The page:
What’s a Mother to Do?
by Ann Edwards Cannon
[p.31]There it was, nearly 500 degrees in the shade, and I was playing tennis in the middle of a summer afternoon with my seven-year- old son, Alec, because I was trying to be a Good Mother.
“Okay, your serve,” I called to him gamely. Alec promptly lobbed his ball into the center of the net. “Fifteen-Love!” he screamed. “I’m totally wasting you, Mom.”
“Wait a minute here, Sweetheart,” I said. “The ball didn’t go over the net. It’s my point.”
He snorted. “Yeah right.”
So that’s how things went with us. Alec kept hitting the ball into the net and giving himself points for it, and in the end I lost. Big.
“Geez,” Alec said as we crawled into our car to leave. “You kind of stink at tennis.”
That’s when I came up with another of my little Rules for Living: NEVER PLAY GAMES WITH A PERSON UNDER FOUR FEET TALL.
I really hate playing stuff with kids for a number of reasons—the main one being that they’re always changing the rules on you. Take the way we play Candyland at our house for instance.
Official Rules for Playing Candyland with the Cannons
1. Have a big fight over which color of gingerbread boy you get.
2. Line up gingerbread boys at the starting point.
3. Have another big fight over who goes first. Kid who cries the loudest wins. Adult stupid enough to play goes last.
4. Draw card from the top of the pile.
5. If you are a kid and don’t like what you drew, put the card back and keep drawing until you get the one you want. If you are an adult, move five steps backwards.
I think you get the point.
After years of playing with kids, I’ve finally figured out why they treat us adults this way: THEY DON’T THINK WE’RE ACTU-[p.32]ALLY HUMAN BEINGS. We are the seatbelt dummies, don’t you know, just waiting to be acted upon.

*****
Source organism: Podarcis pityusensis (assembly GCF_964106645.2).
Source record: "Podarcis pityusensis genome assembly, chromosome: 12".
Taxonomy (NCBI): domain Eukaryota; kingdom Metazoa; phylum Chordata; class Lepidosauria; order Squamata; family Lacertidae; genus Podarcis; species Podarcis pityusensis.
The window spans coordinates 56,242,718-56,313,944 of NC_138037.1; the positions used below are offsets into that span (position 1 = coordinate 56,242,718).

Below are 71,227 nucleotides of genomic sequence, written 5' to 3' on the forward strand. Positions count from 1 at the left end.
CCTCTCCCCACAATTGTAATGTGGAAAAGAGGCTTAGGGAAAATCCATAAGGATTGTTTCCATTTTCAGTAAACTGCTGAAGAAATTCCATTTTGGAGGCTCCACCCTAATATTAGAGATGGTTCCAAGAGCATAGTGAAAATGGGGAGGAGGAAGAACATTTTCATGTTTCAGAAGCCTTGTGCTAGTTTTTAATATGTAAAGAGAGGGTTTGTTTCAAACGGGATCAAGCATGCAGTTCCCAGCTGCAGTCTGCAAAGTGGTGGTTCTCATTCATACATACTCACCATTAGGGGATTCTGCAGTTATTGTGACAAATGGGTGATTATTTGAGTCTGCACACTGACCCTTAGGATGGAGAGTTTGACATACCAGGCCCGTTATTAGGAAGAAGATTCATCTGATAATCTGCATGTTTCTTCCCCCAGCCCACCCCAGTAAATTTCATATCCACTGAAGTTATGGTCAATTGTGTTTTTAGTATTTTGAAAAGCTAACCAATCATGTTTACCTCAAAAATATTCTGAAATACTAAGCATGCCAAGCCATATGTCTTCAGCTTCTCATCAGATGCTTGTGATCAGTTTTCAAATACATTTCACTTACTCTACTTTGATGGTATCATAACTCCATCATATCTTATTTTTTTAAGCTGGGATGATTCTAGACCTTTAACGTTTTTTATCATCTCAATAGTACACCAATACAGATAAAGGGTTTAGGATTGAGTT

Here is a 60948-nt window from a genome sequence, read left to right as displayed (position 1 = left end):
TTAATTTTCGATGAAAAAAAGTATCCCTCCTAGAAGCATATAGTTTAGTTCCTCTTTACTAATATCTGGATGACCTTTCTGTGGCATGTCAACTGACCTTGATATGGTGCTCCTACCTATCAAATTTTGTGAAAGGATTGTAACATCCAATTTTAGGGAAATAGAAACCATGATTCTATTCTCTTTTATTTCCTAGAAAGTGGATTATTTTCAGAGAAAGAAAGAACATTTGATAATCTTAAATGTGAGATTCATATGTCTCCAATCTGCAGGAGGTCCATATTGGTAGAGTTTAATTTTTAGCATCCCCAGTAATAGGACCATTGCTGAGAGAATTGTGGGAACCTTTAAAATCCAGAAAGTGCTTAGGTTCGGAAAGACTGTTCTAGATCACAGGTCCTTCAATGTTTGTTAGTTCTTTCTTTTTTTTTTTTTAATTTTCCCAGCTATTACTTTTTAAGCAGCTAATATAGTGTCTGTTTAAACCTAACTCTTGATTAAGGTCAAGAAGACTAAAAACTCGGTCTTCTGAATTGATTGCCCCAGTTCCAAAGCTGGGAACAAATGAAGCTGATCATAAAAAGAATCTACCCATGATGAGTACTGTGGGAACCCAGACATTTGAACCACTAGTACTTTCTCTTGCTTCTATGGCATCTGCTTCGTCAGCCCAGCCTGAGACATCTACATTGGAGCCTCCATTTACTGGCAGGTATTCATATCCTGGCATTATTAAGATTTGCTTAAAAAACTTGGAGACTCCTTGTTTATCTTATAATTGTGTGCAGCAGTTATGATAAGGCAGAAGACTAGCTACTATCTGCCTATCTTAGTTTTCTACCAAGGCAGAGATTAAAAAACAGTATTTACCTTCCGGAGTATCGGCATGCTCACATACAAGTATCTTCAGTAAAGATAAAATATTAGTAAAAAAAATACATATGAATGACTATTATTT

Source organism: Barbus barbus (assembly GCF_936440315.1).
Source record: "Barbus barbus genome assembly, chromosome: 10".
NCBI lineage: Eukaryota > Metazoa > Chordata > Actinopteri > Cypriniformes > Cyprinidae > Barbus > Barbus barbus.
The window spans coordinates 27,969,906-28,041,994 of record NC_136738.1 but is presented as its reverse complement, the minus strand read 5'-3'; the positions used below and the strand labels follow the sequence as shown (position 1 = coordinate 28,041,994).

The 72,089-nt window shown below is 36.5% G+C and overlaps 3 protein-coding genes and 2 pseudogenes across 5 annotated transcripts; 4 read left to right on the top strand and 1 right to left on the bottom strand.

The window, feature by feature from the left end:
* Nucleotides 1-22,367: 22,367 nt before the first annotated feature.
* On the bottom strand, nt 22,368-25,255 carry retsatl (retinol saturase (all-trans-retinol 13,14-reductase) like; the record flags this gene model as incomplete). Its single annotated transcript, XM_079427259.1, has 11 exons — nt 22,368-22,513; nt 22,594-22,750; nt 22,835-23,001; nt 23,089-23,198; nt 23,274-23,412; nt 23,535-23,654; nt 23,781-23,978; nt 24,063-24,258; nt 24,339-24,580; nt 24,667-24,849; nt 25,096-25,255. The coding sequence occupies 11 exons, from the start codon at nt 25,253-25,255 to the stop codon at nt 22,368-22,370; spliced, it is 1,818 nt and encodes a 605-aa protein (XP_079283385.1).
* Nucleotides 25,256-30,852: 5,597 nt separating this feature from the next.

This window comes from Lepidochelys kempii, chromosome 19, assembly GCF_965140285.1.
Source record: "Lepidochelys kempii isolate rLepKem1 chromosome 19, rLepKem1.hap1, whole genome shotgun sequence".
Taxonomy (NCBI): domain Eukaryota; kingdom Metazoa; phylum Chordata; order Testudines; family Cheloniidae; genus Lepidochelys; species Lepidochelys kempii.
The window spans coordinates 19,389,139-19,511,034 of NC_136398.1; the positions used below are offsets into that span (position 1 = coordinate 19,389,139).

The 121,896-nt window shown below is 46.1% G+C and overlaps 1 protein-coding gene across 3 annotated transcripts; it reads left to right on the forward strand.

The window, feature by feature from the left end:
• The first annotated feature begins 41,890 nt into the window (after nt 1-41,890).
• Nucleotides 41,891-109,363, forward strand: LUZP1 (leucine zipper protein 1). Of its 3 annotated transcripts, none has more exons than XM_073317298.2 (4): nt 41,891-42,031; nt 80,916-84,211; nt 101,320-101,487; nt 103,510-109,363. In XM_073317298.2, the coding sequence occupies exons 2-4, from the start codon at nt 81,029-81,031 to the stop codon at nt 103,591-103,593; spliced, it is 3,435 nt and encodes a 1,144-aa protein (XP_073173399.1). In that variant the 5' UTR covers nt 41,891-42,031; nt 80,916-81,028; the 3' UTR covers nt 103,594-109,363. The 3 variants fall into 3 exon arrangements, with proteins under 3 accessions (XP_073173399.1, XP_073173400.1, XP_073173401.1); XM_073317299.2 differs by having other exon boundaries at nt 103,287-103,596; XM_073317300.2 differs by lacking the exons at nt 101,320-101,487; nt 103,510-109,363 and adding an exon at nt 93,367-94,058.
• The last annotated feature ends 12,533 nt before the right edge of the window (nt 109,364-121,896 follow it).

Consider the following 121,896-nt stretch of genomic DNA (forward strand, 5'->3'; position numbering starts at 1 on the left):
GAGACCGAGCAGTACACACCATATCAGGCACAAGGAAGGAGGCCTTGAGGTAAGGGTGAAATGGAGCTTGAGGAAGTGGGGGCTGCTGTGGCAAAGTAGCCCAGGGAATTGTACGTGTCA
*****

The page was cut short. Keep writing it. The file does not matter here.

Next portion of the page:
I first realized that kids regard us as the merest props in their games when my oldest son, Philip, was a preschooler heavily into Star Wars action figures. One afternoon when there wasn’t much doing, he asked if I’d play Star Wars with him and I said yes. In a flash he divided his toys into two piles—one for him, one for me.
“Hey,” I said, “how come you get Han and Leia and Luke, and I only get these guys with three eyeballs?”
Philip proceeded as though he hadn’t heard me. Mainly because he hadn’t.
“Okay,” he said, “you make a base for your guys underneath the couch.”
“But I was thinking I’d like to make my base on top of the coffee table.”
Philip gave me a look which plainly said only a moron would build a base on top of a coffee table, so in the end I made it underneath the couch just like he said.
Finally, we were ready to play.
“Line up in attack formation,” he said in his Han Solo voice.
“Heh, heh, heh,” I said in my best bad guy voice, “We’ve got a little surprise planned for Captain Solo.”
“Duh, Mom,” Philip said.
“Duh what,” I said.
“That’s not how you play.”
“Well then how do you play?” I wanted to know.
As it turned out these were the rules I forgot to read:
1. Philip (a) does all the voices and (b) decides what happens next.
2. Mom occasionally makes one of her guys with the three eyeballs jump up and down in fright. But only if Philip says it’s okay.
As a result of countless experiences like this one, I’ve decided to swear off playing games with kids forever. This is really it. No more Star Wars, Candyland, or tennis. Hey, deal me out.
My dad, when he hears this, lifts an amused eyebrow because, after all, he always played with us—in the pool, on the front lawn, [p.33]around the dining room table covered with games like Chutes and Ladders. Furthermore, he acted like he was having fun. Fun, if you can believe it. Even that time he took me golfing when I was fourteen and my Snottiness Hormones were at their peak. I can still see us—him packing around clubs for the both of us, me following along in sandals and hot pants, flipping layered bangs out of my eyes and whining about how hot it was.
So, Dad, this one’s for you with heaps of love and respect.
And gratitude for years of the important games well-played.